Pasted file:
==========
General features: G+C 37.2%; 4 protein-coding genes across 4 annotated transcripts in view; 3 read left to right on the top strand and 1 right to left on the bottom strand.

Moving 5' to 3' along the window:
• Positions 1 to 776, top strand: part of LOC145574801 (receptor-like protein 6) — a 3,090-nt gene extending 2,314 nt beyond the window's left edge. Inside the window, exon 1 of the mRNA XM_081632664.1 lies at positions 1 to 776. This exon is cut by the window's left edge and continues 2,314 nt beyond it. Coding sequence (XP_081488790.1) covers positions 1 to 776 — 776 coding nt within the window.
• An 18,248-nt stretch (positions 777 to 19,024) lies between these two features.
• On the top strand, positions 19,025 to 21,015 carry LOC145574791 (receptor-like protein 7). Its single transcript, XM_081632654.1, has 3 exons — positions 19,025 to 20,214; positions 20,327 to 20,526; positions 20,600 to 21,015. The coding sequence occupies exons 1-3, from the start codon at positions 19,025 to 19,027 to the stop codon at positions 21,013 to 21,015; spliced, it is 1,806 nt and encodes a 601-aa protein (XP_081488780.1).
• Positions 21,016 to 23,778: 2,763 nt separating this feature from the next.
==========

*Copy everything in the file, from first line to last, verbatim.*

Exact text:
General features: G+C 37.2%; 4 protein-coding genes across 4 annotated transcripts in view; 3 read left to right on the top strand and 1 right to left on the bottom strand.

Moving 5' to 3' along the window:
• Positions 1 to 776, top strand: part of LOC145574801 (receptor-like protein 6) — a 3,090-nt gene extending 2,314 nt beyond the window's left edge. Inside the window, exon 1 of the mRNA XM_081632664.1 lies at positions 1 to 776. This exon is cut by the window's left edge and continues 2,314 nt beyond it. Coding sequence (XP_081488790.1) covers positions 1 to 776 — 776 coding nt within the window.
• An 18,248-nt stretch (positions 777 to 19,024) lies between these two features.
• On the top strand, positions 19,025 to 21,015 carry LOC145574791 (receptor-like protein 7). Its single transcript, XM_081632654.1, has 3 exons — positions 19,025 to 20,214; positions 20,327 to 20,526; positions 20,600 to 21,015. The coding sequence occupies exons 1-3, from the start codon at positions 19,025 to 19,027 to the stop codon at positions 21,013 to 21,015; spliced, it is 1,806 nt and encodes a 601-aa protein (XP_081488780.1).
• Positions 21,016 to 23,778: 2,763 nt separating this feature from the next.